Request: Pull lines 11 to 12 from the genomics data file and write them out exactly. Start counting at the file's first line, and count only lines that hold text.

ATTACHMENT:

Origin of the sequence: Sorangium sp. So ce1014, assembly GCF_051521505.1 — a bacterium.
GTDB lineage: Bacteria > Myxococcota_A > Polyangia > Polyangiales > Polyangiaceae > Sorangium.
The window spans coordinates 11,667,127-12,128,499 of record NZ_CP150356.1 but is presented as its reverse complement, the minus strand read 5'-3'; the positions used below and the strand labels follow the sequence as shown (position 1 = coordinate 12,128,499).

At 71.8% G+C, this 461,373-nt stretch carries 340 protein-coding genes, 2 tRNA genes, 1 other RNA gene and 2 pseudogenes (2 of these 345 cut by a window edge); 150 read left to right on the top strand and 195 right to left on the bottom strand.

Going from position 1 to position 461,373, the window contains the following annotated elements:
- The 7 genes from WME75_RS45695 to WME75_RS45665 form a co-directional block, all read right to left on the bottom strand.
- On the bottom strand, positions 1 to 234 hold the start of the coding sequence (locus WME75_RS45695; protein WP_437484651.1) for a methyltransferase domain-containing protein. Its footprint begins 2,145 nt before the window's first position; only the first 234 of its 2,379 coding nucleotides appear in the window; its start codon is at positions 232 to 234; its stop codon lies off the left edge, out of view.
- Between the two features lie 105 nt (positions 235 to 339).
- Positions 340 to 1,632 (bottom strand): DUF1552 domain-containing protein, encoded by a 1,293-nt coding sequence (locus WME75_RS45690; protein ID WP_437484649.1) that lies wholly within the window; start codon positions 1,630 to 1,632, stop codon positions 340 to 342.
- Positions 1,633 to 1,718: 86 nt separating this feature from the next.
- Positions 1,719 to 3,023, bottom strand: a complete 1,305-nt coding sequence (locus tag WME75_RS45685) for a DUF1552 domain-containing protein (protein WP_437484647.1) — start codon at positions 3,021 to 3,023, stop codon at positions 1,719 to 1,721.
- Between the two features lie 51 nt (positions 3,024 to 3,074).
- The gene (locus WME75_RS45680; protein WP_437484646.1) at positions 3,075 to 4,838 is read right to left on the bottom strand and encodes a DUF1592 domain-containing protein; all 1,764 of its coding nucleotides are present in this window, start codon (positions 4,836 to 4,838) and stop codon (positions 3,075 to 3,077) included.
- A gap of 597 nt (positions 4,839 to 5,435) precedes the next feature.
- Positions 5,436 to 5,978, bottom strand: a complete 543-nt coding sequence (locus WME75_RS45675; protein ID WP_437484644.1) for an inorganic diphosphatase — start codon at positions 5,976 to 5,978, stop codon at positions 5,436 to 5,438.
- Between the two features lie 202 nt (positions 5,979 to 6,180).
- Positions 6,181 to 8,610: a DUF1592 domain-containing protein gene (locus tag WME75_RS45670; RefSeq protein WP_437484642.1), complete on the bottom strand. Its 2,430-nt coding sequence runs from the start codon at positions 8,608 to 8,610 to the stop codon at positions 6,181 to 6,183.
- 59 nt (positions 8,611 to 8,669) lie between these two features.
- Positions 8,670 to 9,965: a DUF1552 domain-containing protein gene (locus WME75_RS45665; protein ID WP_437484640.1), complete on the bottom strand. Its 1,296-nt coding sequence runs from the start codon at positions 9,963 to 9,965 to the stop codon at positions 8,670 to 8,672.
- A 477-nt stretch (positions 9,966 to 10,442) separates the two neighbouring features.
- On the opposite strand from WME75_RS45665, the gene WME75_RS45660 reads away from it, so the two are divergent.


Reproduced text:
- Positions 1,719 to 3,023, bottom strand: a complete 1,305-nt coding sequence (locus tag WME75_RS45685) for a DUF1552 domain-containing protein (protein WP_437484647.1) — start codon at positions 3,021 to 3,023, stop codon at positions 1,719 to 1,721.
- Between the two features lie 51 nt (positions 3,024 to 3,074).